When a judge imposes a sentence for a multi-count conviction, he does so as a "package," not as independent sentences on each count. The First Circuit articulated the most cogent explanation of the "sentencing package" principle when it reasoned that

 

when a defendant is found guilty on a multicount indictment, there is a strong likelihood that the district court will craft a disposition in which the sentences on the various counts form part of an overall plan. When a conviction on one or more counts is vacated, common sense dictates that the judge should be free to review the efficacy of what remains in light of the original plan, and to reconstruct the sentencing architecture upon remand, within applicable constitutional and statutory limits, if that appears necessary in order to ensure that the punishment still fits both crime and criminal.

 United States v. Pimienta-Redondo, 874 F.2d 9, 14 (1st Cir.), cert. denied, 493 U.S. 890 (1989).

 The Second Circuit has declined to adopt an absolute rule permitting district judges to reconsider entire multicount sentencing "packages" in every case in which one count is invalidated. See United States v. Pisani, 787 F.2d 71, 73 (2d Cir. 1986). However, the Second Circuit has held that, in certain circumstances, a sentencing judge may "increase a sentence on a specific count where the original sentence was imposed as part of a 'package' that included a mandatory consecutive sentence which was subsequently found to be invalid." United States v. Gelb, 944 F.2d 52, 59 (2d Cir. 1991); see also McClain v. United States, 676 F.2d 915, 917 (2d Cir.), cert. denied, 459 U.S. 879, 74 L. Ed. 2d 143, 103 S. Ct. 174 (1982).

 In a pre-Sentencing Guidelines opinion, the Second Circuit articulated its interpretation of the "sentencing package" principle, as applied to Section 924(c) vacaturs and resentencings. In Pisani, the Second Circuit reasoned that, where a sentencing judge feels bound by Section 924(c) to impose a mandatory consecutive sentence, the judge's sentence on other counts is impacted by his knowledge that the defendant will also have a mandatory sentence imposed under Section 924(c). 787 F.2d at 73; see also United States v. Diaz, 778 F.2d 86 (2d Cir. 1985). Since the enactment of the Sentencing Guidelines, district courts in Second Circuit continue to "impose one sentence as the total punishment" for multi-count convictions. United States v. Santopietro, 996 F.2d 17, 20 (2d Cir. 1993), cert. denied, 510 U.S. 1092, 127 L. Ed. 2d 215, 114 S. Ct. 921, 114 S. Ct. 922 (1994). Therefore, when a mandatory consecutive sentence which formed one component of a multicount sentence is invalidated, the entire sentencing package is necessarily affected.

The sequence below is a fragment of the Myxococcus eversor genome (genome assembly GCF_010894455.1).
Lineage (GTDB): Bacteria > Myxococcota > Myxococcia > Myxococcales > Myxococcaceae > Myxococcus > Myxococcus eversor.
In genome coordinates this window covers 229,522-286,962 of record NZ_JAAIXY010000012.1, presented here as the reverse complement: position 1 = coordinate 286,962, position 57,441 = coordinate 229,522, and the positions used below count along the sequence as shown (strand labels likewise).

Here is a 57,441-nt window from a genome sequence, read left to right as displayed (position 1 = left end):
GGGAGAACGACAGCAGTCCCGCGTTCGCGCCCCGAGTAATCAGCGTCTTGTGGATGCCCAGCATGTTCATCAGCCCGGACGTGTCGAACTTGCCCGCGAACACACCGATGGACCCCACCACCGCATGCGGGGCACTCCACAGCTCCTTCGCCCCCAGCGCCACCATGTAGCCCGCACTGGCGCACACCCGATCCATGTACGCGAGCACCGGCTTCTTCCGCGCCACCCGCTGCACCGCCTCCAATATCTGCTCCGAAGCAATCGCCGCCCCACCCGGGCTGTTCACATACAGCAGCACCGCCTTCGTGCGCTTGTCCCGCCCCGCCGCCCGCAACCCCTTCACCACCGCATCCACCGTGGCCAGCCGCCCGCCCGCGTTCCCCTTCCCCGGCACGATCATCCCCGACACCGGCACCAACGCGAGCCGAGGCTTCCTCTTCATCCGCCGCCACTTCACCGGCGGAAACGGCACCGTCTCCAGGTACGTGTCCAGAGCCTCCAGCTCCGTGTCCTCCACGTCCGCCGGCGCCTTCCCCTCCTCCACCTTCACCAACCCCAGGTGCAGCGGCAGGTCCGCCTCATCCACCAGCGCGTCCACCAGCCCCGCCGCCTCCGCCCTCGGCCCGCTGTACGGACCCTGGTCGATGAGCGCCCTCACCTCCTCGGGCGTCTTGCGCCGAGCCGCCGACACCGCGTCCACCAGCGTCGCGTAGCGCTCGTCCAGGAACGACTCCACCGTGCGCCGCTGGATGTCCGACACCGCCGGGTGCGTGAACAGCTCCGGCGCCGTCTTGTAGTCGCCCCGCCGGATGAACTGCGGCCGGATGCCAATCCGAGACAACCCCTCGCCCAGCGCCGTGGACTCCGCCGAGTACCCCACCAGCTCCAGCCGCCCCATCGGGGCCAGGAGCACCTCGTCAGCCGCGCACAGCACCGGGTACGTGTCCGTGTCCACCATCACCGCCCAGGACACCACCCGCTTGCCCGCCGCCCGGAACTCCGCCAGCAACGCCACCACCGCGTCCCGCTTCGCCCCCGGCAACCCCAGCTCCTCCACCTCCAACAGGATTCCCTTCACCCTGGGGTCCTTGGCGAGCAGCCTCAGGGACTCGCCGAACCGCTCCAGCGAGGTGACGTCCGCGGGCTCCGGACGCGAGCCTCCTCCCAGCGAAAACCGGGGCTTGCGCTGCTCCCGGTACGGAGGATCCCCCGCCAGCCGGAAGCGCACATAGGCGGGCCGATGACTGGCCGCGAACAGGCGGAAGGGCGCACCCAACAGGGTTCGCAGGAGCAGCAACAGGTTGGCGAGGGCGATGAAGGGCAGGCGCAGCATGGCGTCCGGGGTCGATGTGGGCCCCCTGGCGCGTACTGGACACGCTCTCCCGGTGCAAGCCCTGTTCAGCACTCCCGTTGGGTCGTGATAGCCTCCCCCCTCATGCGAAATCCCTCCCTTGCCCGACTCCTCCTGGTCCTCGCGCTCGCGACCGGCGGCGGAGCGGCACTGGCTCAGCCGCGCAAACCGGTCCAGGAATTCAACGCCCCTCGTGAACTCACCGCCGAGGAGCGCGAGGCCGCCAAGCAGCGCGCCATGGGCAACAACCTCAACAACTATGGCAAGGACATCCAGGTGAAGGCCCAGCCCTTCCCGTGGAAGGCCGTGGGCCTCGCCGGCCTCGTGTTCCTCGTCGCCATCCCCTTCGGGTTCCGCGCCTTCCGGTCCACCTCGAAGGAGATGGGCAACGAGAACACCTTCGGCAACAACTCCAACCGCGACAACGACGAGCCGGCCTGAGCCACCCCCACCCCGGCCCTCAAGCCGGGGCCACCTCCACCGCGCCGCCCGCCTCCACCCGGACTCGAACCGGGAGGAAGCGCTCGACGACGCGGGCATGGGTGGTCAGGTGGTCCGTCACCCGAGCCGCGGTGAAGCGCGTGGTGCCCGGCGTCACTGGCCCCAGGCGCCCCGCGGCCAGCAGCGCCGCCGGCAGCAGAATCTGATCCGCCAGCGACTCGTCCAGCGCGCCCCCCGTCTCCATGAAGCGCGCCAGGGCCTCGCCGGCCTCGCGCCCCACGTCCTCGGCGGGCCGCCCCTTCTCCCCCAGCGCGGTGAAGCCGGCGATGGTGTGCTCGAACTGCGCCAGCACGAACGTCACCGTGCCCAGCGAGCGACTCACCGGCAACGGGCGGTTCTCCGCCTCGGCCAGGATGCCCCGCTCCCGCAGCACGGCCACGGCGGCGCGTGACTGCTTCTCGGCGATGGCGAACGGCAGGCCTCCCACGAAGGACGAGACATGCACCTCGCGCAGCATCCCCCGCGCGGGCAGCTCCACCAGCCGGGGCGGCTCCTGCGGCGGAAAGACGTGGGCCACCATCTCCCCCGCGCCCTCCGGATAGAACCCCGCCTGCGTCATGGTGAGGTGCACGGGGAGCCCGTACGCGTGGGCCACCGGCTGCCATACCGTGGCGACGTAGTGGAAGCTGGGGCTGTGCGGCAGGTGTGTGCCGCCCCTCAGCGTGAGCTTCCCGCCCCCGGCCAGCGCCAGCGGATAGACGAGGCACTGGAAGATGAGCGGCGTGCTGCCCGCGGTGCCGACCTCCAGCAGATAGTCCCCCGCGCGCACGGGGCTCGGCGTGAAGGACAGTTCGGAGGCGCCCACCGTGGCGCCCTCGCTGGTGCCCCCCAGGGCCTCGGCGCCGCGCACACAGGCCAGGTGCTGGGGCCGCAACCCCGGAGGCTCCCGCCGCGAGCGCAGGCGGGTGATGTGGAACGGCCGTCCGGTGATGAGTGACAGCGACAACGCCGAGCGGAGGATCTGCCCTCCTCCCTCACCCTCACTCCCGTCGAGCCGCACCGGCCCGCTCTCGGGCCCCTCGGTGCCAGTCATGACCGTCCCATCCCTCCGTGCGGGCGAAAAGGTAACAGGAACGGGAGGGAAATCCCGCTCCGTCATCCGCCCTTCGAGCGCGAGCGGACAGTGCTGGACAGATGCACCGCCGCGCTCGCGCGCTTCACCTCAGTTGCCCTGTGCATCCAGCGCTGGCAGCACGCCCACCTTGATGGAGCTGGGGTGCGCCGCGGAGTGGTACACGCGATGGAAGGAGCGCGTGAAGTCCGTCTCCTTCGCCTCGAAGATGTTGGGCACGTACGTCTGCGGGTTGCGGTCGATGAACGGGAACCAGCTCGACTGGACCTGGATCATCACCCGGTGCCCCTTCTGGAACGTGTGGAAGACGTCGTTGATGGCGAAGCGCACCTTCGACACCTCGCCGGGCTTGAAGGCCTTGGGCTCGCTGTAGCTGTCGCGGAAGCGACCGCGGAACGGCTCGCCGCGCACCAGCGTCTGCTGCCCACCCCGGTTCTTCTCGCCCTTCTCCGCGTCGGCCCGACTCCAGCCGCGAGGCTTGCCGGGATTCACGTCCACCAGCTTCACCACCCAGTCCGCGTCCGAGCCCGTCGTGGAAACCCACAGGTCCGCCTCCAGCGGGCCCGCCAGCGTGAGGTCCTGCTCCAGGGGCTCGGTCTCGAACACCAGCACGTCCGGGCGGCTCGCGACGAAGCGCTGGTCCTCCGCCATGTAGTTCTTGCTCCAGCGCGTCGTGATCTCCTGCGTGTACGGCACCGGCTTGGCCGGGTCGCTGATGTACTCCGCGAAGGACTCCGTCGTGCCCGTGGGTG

Accordingly, when vacating Section 924(c) sentences under Bailey on direct appeal, the Second Circuit has permitted district courts to resentence defendants on their remaining convictions, including imposing a two level enhancement under Sentencing Guidelines Section 2D1.1(b)(1). See, e.g., United States v. Bermudez, 82 F.3d 548, 550 (2d Cir. 1996); United States v. Hernandez, 85 F.3d 1023, 1032 (2d Cir. 1996). Indeed, in Hernandez, the Second Circuit stated that "it is clear that such a remand for resentencing is appropriate when a Section 924 conviction is reversed in light of Bailey." 85 F.3d at 1032.